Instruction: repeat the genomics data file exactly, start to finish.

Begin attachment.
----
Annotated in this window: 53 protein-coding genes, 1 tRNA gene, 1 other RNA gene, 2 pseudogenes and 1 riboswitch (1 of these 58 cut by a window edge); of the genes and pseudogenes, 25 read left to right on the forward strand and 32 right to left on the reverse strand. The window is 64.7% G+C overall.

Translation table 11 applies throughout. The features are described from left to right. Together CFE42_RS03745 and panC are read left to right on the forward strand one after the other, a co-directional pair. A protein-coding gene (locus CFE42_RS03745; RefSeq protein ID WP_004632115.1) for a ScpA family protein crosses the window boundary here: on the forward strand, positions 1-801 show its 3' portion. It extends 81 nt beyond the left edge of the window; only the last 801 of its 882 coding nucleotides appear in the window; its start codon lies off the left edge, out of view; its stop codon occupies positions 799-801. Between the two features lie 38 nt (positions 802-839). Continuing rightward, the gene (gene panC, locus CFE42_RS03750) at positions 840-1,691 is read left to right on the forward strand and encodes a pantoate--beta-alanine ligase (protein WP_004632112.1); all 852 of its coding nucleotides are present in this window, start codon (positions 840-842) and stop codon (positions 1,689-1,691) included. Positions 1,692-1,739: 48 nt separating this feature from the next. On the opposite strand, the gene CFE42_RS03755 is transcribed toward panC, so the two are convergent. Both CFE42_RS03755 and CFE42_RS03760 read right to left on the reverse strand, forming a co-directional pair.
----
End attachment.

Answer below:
Annotated in this window: 53 protein-coding genes, 1 tRNA gene, 1 other RNA gene, 2 pseudogenes and 1 riboswitch (1 of these 58 cut by a window edge); of the genes and pseudogenes, 25 read left to right on the forward strand and 32 right to left on the reverse strand. The window is 64.7% G+C overall.

Translation table 11 applies throughout. The features are described from left to right. Together CFE42_RS03745 and panC are read left to right on the forward strand one after the other, a co-directional pair. A protein-coding gene (locus CFE42_RS03745; RefSeq protein ID WP_004632115.1) for a ScpA family protein crosses the window boundary here: on the forward strand, positions 1-801 show its 3' portion. It extends 81 nt beyond the left edge of the window; only the last 801 of its 882 coding nucleotides appear in the window; its start codon lies off the left edge, out of view; its stop codon occupies positions 799-801. Between the two features lie 38 nt (positions 802-839). Continuing rightward, the gene (gene panC, locus CFE42_RS03750) at positions 840-1,691 is read left to right on the forward strand and encodes a pantoate--beta-alanine ligase (protein WP_004632112.1); all 852 of its coding nucleotides are present in this window, start codon (positions 840-842) and stop codon (positions 1,689-1,691) included. Positions 1,692-1,739: 48 nt separating this feature from the next. On the opposite strand, the gene CFE42_RS03755 is transcribed toward panC, so the two are convergent. Both CFE42_RS03755 and CFE42_RS03760 read right to left on the reverse strand, forming a co-directional pair.